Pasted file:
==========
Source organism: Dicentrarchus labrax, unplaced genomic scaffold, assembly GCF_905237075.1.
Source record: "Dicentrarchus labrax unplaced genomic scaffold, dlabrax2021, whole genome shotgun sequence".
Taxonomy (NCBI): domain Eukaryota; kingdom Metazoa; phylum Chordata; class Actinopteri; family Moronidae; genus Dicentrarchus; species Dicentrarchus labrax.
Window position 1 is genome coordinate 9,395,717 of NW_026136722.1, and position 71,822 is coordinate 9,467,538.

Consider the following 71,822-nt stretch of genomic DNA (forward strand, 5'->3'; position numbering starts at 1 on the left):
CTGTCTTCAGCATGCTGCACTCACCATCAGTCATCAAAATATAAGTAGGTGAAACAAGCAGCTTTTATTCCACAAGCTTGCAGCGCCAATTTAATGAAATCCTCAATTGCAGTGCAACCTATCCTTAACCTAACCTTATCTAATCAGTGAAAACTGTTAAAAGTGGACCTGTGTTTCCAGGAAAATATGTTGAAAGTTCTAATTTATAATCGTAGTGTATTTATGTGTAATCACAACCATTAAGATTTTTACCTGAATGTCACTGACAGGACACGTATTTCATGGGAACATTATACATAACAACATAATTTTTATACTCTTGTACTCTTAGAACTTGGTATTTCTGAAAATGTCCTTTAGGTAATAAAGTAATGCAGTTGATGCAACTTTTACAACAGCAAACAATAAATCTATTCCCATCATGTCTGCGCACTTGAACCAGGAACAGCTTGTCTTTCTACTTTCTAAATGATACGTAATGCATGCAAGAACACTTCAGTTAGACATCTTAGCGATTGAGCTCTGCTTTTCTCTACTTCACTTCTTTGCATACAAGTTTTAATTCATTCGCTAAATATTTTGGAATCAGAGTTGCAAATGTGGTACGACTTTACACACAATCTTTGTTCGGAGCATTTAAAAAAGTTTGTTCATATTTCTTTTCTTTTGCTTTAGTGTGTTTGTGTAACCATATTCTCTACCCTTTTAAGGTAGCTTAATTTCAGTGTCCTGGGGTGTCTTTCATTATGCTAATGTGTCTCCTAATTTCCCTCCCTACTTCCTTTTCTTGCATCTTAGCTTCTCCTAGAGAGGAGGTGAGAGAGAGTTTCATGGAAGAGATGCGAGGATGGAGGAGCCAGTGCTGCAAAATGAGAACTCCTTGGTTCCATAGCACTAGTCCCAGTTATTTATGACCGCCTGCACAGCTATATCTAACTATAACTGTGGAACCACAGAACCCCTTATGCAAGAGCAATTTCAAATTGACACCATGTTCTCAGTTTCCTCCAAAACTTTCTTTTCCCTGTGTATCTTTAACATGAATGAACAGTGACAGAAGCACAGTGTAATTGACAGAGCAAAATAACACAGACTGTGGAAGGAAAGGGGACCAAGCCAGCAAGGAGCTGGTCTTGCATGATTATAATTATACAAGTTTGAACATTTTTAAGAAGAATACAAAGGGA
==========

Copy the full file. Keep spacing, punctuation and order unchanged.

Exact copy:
Source organism: Dicentrarchus labrax, unplaced genomic scaffold, assembly GCF_905237075.1.
Source record: "Dicentrarchus labrax unplaced genomic scaffold, dlabrax2021, whole genome shotgun sequence".
Taxonomy (NCBI): domain Eukaryota; kingdom Metazoa; phylum Chordata; class Actinopteri; family Moronidae; genus Dicentrarchus; species Dicentrarchus labrax.
Window position 1 is genome coordinate 9,395,717 of NW_026136722.1, and position 71,822 is coordinate 9,467,538.

Consider the following 71,822-nt stretch of genomic DNA (forward strand, 5'->3'; position numbering starts at 1 on the left):
CTGTCTTCAGCATGCTGCACTCACCATCAGTCATCAAAATATAAGTAGGTGAAACAAGCAGCTTTTATTCCACAAGCTTGCAGCGCCAATTTAATGAAATCCTCAATTGCAGTGCAACCTATCCTTAACCTAACCTTATCTAATCAGTGAAAACTGTTAAAAGTGGACCTGTGTTTCCAGGAAAATATGTTGAAAGTTCTAATTTATAATCGTAGTGTATTTATGTGTAATCACAACCATTAAGATTTTTACCTGAATGTCACTGACAGGACACGTATTTCATGGGAACATTATACATAACAACATAATTTTTATACTCTTGTACTCTTAGAACTTGGTATTTCTGAAAATGTCCTTTAGGTAATAAAGTAATGCAGTTGATGCAACTTTTACAACAGCAAACAATAAATCTATTCCCATCATGTCTGCGCACTTGAACCAGGAACAGCTTGTCTTTCTACTTTCTAAATGATACGTAATGCATGCAAGAACACTTCAGTTAGACATCTTAGCGATTGAGCTCTGCTTTTCTCTACTTCACTTCTTTGCATACAAGTTTTAATTCATTCGCTAAATATTTTGGAATCAGAGTTGCAAATGTGGTACGACTTTACACACAATCTTTGTTCGGAGCATTTAAAAAAGTTTGTTCATATTTCTTTTCTTTTGCTTTAGTGTGTTTGTGTAACCATATTCTCTACCCTTTTAAGGTAGCTTAATTTCAGTGTCCTGGGGTGTCTTTCATTATGCTAATGTGTCTCCTAATTTCCCTCCCTACTTCCTTTTCTTGCATCTTAGCTTCTCCTAGAGAGGAGGTGAGAGAGAGTTTCATGGAAGAGATGCGAGGATGGAGGAGCCAGTGCTGCAAAATGAGAACTCCTTGGTTCCATAGCACTAGTCCCAGTTATTTATGACCGCCTGCACAGCTATATCTAACTATAACTGTGGAACCACAGAACCCCTTATGCAAGAGCAATTTCAAATTGACACCATGTTCTCAGTTTCCTCCAAAACTTTCTTTTCCCTGTGTATCTTTAACATGAATGAACAGTGACAGAAGCACAGTGTAATTGACAGAGCAAAATAACACAGACTGTGGAAGGAAAGGGGACCAAGCCAGCAAGGAGCTGGTCTTGCATGATTATAATTATACAAGTTTGAACATTTTTAAGAAGAATACAAAGGGA